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Lovely Willy

[ Roud 1913 ; Laws M35 ; Henry H587 ; Ballad Index LM35 ; trad.]

Paddy Tunney sang Lovely Willie in 1962 on his Folk-Legacy album The Man of Songs, which was reissued in 1978 on Mulligan as Lough Erne Shore Songs. Diana Hamilton and Sean O Boyle noted:

This song tells its own story. A young girl laments the loss of her true love who was killed by the sword of her father. Paddy Tunney’s comment on the killing, though hardly bearing the stamp of historicity, is worth recording: “Murder was the recognized way to dispatch an unpopular suitor some eighty years ago. It was a method very much favored by the so-called Gentry.” The words and air are to be found in Irish Street Ballads, where the air is compared with that of The Young Maid’s Love [ Roud 3019 ; Henry H58 ; Ballad Index HHH058 ] in the same volume. Consult also the Journal of the English Folk Song Society, Vol. IV, No. 21, The Inconstant Lover; Lovely Willie. Paddy’s version of the melody is a mixture of Lah and Soh Modes.

Peter Bellamy learned the ballad of Lovely Willy, who was murdered by her lover’s father, from the singing of Paddy Tunney. He sang this ballad on 22 June 1971 live at the Folk Studio, Norwich. This performance was published on his LP with Louis Killen, Won’t You Go My Way?.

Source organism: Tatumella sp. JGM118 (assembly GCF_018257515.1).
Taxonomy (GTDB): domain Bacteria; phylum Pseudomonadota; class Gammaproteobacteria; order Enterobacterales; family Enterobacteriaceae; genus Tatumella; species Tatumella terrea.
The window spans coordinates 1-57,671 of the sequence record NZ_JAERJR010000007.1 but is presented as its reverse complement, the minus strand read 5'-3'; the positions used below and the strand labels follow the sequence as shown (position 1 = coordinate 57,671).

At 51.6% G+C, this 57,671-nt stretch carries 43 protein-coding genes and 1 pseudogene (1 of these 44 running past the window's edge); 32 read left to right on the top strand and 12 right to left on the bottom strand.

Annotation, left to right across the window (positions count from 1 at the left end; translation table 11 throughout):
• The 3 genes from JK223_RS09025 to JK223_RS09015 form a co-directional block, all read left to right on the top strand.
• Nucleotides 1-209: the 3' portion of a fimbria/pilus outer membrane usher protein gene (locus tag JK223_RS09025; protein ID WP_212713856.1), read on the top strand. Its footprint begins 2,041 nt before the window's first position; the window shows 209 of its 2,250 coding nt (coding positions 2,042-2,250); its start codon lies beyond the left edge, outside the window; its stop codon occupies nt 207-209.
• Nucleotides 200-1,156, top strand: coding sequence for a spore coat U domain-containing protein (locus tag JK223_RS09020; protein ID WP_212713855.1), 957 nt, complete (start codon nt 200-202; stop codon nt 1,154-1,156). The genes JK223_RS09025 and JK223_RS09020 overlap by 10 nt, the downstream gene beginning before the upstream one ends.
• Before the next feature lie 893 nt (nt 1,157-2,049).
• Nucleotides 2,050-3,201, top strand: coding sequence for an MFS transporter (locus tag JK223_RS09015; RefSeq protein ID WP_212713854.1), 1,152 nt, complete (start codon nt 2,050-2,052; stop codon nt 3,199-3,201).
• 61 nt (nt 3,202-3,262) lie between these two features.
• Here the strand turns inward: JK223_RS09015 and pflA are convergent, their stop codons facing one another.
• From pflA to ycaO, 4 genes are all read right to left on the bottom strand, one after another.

Kate Rusby and Kathryn Roberts sang Lovely Willy in 1995 on Equation’s promo EP In Session, and Kate Rusby sang it as Playing of Ball in 2001 on her CD Little Lights.

Sandy Paton sang Lovely Willy in 2003 on the Folk-Legacy CD of traditional Irish-American songs from the Flanders Ballad Collection, Irish Songs From Old New England.


Peter Bellamy sings Lovely Willy

It happened one evening at the playing of ball
That first I met Willy both proper and tall.
He was straight, fair and handsome and neat in each limb
There’s a heart in my bosom lies breaking for him.

“Oh, won’t you come along with me a small piece of the road
To see my father’s dwelling and place of abode?”
He knew by her look and her languishing eye
He was the young man she had cherished most high.

“There is a spot in my father’s garden, lovely Willy,” said she,
“Where lords, dukes, and earls they do wait upon me.
But when they are sleeping in their long silent rest,
I’ll go with you, lovely Willy, you’re the boy I love best.”

But her father had been listening; all in ambush he lay
For to hear the fond words that these lovers did say.
And with a sharp rapier he pierced her love through
And the innocent blood of lovely Willy he drew.

So the grave was made ready, lovely Willy laid in;
And the mass it was chanted to clear his soul of sin.
“So now, honoured father, you may say as you will
But the innocent blood of my love you did spill.

So I will go off to some far country
Where I will know no one, and no one knows me.
And there I will wander till I close my eyes and rest
For you, lovely Willy, you’re the boy I love best.”